In the case of In re Nortel Networks, Inc. et al., Case No. 09-10138 (KG) (Del. Bankr. Ct. May 21, 2015), Judge Gross considered a motion filed by the “Ad Hoc Committee of Canadian Employees Terminated Pre-Petition” seeking leave to file proofs of claim after the expiration of the Bar Date applicable to Nortel’s U.S. Debtors.


The Canadian Employees are a self-styled “Ad Hoc Committee” of approximately 1705 former employees of the Canadian Debtors.  They were not employees of any of the U.S. Nortel debtors.  Prior to the Petition Date, each of the Canadian Debtors terminated the employment of the Canadian Employees who received a termination letter from the Canadian Debtors which, as is relevant here, proposed a severance payment in return for releases benefiting the Nortel Entities.

The Canadian employees were exempt from the Canadian claims process, but not the U.S. Debtors claims process.  The applicable bar date against the U.S. Debtors was in 2009, however it was not until 2012 that they believed they may have a claim against the U.S. Debtors when their law firm advised that they should file a claim against the same.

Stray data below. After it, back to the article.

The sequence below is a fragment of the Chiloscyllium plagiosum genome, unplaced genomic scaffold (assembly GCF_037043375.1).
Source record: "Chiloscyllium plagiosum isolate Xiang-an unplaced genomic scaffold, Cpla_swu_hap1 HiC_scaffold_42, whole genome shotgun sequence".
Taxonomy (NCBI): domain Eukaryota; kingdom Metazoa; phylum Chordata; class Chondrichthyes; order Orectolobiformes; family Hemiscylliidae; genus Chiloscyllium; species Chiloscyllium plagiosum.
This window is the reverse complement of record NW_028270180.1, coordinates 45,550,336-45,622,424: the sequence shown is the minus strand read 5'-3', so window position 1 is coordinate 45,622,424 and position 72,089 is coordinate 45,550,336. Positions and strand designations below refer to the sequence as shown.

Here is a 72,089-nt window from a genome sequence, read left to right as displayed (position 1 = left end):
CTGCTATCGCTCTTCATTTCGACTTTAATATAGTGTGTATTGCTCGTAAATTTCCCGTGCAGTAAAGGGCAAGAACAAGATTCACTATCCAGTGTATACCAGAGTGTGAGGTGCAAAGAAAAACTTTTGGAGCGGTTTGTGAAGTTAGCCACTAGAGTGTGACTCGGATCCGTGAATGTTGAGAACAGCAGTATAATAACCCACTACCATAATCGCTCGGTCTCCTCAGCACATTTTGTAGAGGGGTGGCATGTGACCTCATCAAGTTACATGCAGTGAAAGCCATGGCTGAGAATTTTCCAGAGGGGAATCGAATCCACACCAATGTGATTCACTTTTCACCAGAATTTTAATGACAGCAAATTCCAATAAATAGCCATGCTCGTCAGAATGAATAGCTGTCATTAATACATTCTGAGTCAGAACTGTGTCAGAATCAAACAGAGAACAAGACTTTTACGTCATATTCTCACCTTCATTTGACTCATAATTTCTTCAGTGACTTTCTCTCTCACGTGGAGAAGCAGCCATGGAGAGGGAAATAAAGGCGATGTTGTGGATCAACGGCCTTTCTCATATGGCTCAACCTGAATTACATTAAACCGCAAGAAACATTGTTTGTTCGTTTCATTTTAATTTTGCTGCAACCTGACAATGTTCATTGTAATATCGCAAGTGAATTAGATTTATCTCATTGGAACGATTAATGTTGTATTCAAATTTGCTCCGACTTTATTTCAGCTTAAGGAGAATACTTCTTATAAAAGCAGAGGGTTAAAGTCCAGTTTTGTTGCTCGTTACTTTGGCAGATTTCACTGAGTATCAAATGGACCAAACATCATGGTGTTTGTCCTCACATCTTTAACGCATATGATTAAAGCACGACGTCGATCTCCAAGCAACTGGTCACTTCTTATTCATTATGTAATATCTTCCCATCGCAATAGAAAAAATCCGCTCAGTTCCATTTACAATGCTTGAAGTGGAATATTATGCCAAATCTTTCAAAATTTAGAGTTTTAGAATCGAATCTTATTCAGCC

The Canadian employees asserted, in support of their motion, that a) notice of the bar date of the U.S. Nortel debtors was defective, given that the publication was confusing, and b) even if they received proper notice, they should be allowed to file claims based upon the theory of excusable neglect.

The Court found that the publication of the Bar Date was not intentionally misleading or confusing.  Because the Court viewed the Canadian Employees as unknown creditors, it also found that publication was effective, and satisfied the requirements of due process with respect to unknown creditors.

Further, the Court found the Canadian Employees’ excusable neglect assertion unavailing.  As stated by the Court: “[s]imple ‘[i]gnorance of one’s own claim does not constitute excusable neglect.’” Jones v. Chemetron Corp., 212 F.3d  199, 205 (3d Cir. 2000).

Key Takeaway

This decision is important for any party seeking to file an untimely proof of claim against a debtor’s estate.  As demonstrated by this decision, parties and counsel should act quickly to identify which debtors – whether U.S. debtors or otherwise – they possess claims, and to timely file the claims in advance of the applicable bar date.

Carl D. Neff is a bankruptcy attorney with the law firm of Fox Rothschild LLP.  Carl is admitted in Delaware and regularly practices before the United States Bankruptcy Court for the District of Delaware. You can reach Carl at (302) 622-4272 or at